NS7514: Policing Communities

Share:

Please note this module descriptor is indicative of the structure of this course and may be subject to change.

NS7514: Policing Communities

Module Title Policing Communities
Module Code NS7514
Module Tutor Andrew Stafford
School School of Natural and Social Sciences
CAT Points 15
Level of Study 7
Brief Description

This module provides students with the opportunity to explore and debate some of the key issues in policing. In particular, it examines the ways in which communities, crime and policing are changing, encourages students to reflect critically upon various instances of police/public contact and associated issues, and explores the role of the police and the public in effective policing and crime reduction.

Indicative Syllabus

The module covers key issues in modern day policing, such as:

• The changing nature of communities and crime;

• Occurrences of public/police contact, such as police use of stop and search, how the public report crime, and police use of force;

• Effective community policing, partnership working and the public’s role within this;

• Policing and procedural justice;

• ‘What Works’ in policing and crime reduction;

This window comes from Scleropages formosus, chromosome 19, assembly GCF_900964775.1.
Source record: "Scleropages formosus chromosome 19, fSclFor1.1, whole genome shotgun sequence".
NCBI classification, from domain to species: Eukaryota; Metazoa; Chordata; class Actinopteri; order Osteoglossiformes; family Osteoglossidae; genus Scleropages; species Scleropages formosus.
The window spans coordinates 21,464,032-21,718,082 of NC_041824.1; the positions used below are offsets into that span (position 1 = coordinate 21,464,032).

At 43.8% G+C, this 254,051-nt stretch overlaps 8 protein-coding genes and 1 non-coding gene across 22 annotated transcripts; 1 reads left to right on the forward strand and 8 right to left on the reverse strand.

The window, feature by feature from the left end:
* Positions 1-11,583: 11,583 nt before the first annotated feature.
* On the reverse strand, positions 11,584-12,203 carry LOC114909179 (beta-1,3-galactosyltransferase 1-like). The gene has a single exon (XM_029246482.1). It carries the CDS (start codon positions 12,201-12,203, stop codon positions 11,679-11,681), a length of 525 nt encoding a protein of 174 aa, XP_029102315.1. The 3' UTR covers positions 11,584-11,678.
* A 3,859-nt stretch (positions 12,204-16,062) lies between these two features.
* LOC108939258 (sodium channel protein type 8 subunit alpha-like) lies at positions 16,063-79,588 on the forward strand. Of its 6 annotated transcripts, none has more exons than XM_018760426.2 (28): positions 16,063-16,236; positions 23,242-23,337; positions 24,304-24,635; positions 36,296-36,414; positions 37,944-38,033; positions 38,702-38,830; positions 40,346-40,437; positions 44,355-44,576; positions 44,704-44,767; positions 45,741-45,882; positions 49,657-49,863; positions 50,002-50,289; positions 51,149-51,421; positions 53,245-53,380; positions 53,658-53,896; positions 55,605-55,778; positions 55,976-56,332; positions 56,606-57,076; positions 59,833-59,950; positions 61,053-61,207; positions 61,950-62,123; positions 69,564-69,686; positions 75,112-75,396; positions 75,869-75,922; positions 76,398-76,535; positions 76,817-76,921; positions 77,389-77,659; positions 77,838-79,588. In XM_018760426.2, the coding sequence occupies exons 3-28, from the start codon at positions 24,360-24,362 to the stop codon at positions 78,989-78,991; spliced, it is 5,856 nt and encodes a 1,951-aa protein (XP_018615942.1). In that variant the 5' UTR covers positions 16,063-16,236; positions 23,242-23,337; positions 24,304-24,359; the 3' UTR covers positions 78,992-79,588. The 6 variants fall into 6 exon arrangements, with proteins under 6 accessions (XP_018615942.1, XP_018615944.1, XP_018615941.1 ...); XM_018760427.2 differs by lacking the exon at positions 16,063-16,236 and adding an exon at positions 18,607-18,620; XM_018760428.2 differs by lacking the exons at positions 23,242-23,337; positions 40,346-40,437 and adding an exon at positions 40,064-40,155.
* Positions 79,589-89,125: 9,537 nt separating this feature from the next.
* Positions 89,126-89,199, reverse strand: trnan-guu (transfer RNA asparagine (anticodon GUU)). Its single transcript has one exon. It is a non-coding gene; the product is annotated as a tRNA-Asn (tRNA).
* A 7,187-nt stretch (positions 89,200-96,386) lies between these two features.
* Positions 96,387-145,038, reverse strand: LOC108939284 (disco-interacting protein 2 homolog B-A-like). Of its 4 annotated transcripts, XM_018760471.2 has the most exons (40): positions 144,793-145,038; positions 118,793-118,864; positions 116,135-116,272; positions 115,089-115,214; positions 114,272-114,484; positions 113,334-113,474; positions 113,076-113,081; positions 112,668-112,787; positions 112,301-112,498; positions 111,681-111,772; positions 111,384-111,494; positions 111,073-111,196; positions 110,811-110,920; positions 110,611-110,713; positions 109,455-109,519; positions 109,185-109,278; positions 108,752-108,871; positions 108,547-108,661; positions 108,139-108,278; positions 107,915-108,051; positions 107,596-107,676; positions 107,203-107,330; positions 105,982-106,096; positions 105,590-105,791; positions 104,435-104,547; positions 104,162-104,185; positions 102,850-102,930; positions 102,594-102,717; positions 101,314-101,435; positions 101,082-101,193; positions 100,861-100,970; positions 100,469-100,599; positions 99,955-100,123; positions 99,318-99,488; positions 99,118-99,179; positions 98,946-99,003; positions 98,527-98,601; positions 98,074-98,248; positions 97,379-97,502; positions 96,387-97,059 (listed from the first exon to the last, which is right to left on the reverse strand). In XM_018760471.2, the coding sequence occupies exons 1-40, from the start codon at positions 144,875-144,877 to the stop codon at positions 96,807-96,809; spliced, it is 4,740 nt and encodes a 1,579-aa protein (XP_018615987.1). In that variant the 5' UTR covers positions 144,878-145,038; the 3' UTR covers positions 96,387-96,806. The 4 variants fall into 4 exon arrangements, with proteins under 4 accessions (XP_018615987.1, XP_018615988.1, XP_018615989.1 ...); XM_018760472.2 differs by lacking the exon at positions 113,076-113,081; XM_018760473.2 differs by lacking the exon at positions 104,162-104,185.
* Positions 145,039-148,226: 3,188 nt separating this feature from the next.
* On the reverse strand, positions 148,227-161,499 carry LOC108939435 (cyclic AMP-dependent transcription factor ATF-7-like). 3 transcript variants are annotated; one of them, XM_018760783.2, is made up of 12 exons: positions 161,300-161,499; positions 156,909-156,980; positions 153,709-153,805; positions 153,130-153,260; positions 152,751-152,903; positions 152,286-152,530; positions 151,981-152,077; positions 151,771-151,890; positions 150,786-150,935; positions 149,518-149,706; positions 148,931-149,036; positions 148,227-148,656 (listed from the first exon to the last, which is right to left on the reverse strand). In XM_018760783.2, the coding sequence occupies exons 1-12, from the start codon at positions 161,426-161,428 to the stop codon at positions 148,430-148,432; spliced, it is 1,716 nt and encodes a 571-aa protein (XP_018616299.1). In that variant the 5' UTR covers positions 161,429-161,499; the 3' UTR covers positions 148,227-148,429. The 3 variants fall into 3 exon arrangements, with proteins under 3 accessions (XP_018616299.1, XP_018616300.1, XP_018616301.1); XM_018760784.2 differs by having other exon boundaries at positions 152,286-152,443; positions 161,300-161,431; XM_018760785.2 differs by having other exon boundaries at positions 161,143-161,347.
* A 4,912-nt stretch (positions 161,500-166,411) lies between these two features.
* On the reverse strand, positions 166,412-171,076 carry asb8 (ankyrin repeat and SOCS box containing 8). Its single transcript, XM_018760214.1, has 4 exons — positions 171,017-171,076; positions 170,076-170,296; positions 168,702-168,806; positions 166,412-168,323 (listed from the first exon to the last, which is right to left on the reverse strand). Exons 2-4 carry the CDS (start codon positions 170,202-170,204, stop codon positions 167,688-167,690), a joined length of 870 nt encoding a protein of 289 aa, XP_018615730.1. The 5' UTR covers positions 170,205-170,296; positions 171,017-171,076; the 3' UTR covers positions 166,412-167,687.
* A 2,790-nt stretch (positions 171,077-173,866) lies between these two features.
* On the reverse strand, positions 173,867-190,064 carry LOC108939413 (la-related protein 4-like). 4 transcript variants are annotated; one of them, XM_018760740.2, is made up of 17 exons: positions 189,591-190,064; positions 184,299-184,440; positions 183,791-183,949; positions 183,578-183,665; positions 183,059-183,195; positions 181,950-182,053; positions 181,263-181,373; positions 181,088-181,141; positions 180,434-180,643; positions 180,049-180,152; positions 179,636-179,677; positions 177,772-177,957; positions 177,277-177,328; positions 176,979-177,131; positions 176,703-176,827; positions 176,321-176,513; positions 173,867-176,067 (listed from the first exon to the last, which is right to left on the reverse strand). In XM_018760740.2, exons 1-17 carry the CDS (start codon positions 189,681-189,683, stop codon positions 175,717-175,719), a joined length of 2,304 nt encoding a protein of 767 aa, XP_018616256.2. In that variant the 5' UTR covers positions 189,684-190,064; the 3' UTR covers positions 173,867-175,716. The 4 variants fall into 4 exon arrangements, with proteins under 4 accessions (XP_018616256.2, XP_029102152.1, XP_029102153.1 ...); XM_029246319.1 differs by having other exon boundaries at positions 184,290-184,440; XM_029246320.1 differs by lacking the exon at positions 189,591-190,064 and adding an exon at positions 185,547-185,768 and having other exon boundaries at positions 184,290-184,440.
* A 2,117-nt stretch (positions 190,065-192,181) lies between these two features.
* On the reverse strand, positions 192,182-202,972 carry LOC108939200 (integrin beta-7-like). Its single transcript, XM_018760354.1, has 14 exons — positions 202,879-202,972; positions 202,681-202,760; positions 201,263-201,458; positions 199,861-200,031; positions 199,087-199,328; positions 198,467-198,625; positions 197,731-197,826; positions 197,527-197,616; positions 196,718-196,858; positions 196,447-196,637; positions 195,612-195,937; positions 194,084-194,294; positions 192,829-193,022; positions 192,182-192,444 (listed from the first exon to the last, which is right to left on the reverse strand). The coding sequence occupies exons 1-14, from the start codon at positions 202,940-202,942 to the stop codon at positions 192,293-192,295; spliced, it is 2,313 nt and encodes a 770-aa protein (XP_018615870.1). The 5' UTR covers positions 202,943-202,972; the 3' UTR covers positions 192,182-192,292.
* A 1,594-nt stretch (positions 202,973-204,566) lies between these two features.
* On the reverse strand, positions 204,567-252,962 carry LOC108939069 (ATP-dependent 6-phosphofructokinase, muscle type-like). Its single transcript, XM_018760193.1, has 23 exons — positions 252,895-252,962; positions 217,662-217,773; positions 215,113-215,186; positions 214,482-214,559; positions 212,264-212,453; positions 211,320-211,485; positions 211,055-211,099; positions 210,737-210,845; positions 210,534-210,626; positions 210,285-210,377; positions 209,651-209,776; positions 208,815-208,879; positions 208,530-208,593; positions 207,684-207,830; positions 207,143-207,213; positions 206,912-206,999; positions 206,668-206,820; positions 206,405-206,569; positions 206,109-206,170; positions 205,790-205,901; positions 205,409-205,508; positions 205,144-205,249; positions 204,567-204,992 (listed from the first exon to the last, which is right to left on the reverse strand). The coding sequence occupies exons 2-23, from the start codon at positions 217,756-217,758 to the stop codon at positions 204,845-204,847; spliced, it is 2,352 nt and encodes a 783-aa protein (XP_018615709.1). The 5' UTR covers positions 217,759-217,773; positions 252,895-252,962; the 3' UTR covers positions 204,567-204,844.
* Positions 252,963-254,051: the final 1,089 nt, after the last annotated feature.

• Prioritisation in policing and the use of targets and evidence;

• The future of policing – austerity, technology and crime.

Learning Outcomes

A student passing this module should be able to:

  1. Critically assess the ways in which the changing nature of communities, crime and policy and practice frameworks are impacting upon policing;
  2. Demonstrate an advanced understanding of the ways in which contact between the public and the police can impact upon confidence and trust in the police and perceptions of police legitimacy;
  3. Engage with current debates on initiatives for crime reduction and community engagement, and examine and evaluate such initiatives using an evidence-based approach.
Learning and Teaching Activities Scheduled Contact Hours: 24
Independent Learning Hours: 126
Assessment (For further details see the Module Guide) 001: 100% Coursework: Individual, standard written: 4000 words or equivalent
Special Assessment Requirements None
Indicative Resources The current reading list can be found in the Module Guide, which your lecturer should make available via Moodle.

What are Course Maps and Module Descriptors?

Course Maps

A course map contains a list of the individual study units, called modules, that you study to complete your course. Some modules are compulsory, but you can sometimes choose modules outside your core area of study which interest you.

Module Descriptors

A module is a self-contained, individual unit of study. The module descriptor provides various details about the module including who the module tutor is, what you will be studying, how you will be assessed and what you will have learned once you have completed the module.

Course Resources Archive

Course maps and module descriptors from previous years can be found in the Course Resources Archive.